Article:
Case #525 – October, 2020
A 45-year-old male who recently returned from a trip overseas to Korea presented to his primary care clinic for an annual checkup at a clinic in the United States. He had no major health problems, apart from reported mild, intermittent epigastric pain, nausea, and diarrhea. When questioned about his travel, he reported spending time in rural areas and consuming dishes likely containing undercooked frog meat. Because of this history, the physician ordered a stool ova and parasite (O&P) examination. Parasite eggs were detected on the formalin-ethyl acetate (FEA) concentrated wet mount, but the laboratory staff could not definitively identify them, so the specimen was forwarded to a reference laboratory. Figures A – D are the eggs, which measured an average of 58 x 39 µm. What is your diagnosis? Based on what features?
These images show Spirometra tapeworm eggs. In nearly all cases, infection with Spirometra in humans results in aimless migration of the plerocercoid larva (sparganosis). Rarely, maturation to adulthood occurs in the human intestine and eggs are shed in the feces (spirometrosis); such cases have been reported from China, Korea, Japan, and Vietnam. These eggs can be difficult to distinguish from those of the typical human-infecting Diphyllobothriids (Dibothriocephalus, Adenocephalus, Diphyllobothrium), but are often asymmetrical, tapered to conical on the opercular end, and the abopercular knob is minute to absent. The edges of the large operculum are indented (black arrows) and some species may show irregular pitting of the surface (white arrows), which is another feature that may help distinguish from typical Diphylobothriids. They are also smaller than Echinostomatid fluke eggs, which are usually longer than 80 µm. Ideally, this identification should be confirmed morphologically and/or molecularly using expelled proglottids or strobilae.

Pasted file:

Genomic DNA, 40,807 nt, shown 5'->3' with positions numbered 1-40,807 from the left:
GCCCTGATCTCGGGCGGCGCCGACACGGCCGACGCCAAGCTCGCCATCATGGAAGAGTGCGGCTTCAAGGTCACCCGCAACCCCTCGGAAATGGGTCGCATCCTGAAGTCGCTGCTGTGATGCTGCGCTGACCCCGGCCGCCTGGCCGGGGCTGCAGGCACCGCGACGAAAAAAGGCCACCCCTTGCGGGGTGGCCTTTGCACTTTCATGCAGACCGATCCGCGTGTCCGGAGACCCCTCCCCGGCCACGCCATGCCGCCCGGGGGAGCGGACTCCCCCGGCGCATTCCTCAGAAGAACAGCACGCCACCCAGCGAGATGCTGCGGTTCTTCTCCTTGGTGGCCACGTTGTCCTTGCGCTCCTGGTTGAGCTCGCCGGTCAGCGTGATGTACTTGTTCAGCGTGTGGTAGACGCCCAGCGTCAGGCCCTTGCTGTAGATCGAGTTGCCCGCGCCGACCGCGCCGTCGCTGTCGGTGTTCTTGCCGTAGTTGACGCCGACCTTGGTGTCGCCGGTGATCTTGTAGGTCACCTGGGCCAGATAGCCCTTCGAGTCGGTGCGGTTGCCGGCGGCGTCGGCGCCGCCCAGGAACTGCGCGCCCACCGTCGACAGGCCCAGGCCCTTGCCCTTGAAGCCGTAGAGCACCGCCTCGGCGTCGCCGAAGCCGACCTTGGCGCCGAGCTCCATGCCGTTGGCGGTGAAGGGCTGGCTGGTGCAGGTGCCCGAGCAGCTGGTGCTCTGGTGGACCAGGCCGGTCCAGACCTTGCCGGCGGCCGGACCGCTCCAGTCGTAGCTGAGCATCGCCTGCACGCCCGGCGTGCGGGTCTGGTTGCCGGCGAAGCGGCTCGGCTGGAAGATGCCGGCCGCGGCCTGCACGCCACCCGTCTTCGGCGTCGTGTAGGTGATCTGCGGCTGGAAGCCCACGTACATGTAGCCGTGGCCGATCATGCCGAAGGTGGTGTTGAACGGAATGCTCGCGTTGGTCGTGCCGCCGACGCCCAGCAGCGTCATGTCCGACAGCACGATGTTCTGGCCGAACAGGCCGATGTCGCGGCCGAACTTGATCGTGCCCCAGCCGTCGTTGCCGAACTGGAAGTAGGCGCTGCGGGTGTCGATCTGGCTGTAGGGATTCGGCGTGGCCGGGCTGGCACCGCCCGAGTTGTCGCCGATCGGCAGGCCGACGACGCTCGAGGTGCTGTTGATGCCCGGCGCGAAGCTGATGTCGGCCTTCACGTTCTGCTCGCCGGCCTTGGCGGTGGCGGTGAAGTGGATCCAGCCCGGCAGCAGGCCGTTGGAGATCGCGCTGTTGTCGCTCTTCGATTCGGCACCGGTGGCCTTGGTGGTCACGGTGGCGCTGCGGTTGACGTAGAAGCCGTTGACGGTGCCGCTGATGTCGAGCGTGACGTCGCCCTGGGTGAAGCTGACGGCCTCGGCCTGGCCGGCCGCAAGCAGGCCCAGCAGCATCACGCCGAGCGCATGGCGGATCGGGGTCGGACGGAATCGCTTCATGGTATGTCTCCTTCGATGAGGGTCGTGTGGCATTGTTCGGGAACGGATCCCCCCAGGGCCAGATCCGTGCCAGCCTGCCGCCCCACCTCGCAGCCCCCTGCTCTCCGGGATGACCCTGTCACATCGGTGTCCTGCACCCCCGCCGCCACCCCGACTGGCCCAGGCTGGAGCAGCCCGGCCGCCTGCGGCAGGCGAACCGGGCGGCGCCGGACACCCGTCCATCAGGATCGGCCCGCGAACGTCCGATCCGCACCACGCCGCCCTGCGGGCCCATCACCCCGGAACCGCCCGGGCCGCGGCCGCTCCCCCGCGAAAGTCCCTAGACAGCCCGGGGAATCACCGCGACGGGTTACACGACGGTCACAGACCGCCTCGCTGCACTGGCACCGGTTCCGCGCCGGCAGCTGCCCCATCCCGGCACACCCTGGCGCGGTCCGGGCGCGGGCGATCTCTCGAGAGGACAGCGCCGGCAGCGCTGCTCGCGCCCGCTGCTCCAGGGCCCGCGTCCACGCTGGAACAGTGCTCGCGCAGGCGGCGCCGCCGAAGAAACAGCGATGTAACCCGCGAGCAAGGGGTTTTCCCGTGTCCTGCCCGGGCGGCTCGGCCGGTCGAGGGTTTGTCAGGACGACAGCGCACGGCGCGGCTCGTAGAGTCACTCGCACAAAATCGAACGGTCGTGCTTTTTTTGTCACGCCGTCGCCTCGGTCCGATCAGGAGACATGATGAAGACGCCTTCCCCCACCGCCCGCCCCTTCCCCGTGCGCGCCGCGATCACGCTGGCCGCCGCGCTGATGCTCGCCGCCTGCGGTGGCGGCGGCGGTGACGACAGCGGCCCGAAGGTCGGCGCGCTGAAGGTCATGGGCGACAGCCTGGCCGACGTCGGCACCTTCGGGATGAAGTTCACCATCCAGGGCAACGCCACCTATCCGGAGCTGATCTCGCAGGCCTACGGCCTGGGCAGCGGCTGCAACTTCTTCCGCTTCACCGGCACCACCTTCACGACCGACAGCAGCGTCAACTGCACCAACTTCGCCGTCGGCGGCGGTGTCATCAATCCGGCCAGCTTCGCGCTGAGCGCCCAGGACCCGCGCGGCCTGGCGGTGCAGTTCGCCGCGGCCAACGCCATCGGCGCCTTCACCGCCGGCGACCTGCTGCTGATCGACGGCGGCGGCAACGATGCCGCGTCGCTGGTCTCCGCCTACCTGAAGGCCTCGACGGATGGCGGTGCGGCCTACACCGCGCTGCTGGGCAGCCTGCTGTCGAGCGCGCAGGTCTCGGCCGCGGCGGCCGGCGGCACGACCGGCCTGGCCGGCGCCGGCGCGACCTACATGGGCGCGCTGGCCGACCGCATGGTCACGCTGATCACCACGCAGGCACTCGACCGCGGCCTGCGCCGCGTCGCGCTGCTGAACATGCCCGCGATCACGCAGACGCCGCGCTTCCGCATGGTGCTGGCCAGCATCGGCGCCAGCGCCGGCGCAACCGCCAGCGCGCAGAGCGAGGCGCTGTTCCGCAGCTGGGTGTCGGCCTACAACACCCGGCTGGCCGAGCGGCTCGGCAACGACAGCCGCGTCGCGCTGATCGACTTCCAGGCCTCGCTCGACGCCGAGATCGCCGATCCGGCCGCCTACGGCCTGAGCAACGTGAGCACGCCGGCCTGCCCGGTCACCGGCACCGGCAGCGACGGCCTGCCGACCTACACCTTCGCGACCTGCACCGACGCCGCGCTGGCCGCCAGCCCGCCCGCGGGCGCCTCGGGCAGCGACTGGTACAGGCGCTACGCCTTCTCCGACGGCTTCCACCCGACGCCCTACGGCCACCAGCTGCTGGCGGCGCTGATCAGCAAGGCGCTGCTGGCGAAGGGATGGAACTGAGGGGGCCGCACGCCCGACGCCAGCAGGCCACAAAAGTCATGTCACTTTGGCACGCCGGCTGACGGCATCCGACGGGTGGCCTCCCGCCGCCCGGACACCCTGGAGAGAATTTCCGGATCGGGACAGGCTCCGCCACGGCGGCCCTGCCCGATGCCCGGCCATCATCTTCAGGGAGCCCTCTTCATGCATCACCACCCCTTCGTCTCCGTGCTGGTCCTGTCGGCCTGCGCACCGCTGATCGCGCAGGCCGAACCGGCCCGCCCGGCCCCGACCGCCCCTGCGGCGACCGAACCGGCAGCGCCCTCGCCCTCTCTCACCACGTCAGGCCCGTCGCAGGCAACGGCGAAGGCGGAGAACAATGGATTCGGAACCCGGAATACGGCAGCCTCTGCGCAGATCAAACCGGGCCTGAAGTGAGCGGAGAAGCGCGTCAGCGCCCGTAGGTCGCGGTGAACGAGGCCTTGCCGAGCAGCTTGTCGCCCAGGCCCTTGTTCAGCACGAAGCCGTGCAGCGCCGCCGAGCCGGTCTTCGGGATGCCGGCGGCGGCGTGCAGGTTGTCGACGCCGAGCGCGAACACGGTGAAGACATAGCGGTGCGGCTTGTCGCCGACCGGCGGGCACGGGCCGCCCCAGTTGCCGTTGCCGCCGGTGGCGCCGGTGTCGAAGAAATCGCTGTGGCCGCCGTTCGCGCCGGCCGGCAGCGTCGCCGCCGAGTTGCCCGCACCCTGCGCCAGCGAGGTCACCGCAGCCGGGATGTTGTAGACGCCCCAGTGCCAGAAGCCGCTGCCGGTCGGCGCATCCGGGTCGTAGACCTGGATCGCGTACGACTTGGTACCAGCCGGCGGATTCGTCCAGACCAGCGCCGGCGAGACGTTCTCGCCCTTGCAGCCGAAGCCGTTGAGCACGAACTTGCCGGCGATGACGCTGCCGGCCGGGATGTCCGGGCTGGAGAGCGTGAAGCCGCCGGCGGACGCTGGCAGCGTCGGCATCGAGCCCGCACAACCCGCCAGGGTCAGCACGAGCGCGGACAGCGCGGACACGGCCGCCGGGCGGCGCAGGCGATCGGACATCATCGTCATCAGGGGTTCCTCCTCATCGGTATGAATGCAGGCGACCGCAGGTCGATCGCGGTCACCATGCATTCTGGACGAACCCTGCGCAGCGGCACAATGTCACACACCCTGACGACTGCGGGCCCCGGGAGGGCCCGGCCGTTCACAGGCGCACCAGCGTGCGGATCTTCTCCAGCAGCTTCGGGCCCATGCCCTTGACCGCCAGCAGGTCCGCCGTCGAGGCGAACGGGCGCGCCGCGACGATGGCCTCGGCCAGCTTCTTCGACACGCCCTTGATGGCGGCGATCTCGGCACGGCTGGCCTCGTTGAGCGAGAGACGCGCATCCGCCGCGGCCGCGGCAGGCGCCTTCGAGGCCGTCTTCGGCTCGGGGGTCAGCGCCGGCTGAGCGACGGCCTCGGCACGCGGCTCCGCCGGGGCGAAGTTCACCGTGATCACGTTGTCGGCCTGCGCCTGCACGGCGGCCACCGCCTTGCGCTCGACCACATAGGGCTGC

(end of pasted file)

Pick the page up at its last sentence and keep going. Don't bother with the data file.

Images presented in the dpdx case studies are from specimens submitted for diagnosis or archiving. On rare occasions, clinical histories given may be partly fictitious.
DPDx is an educational resource designed for health professionals and laboratory scientists. For an overview including prevention, control, and treatment visit www.cdc.gov/parasites/.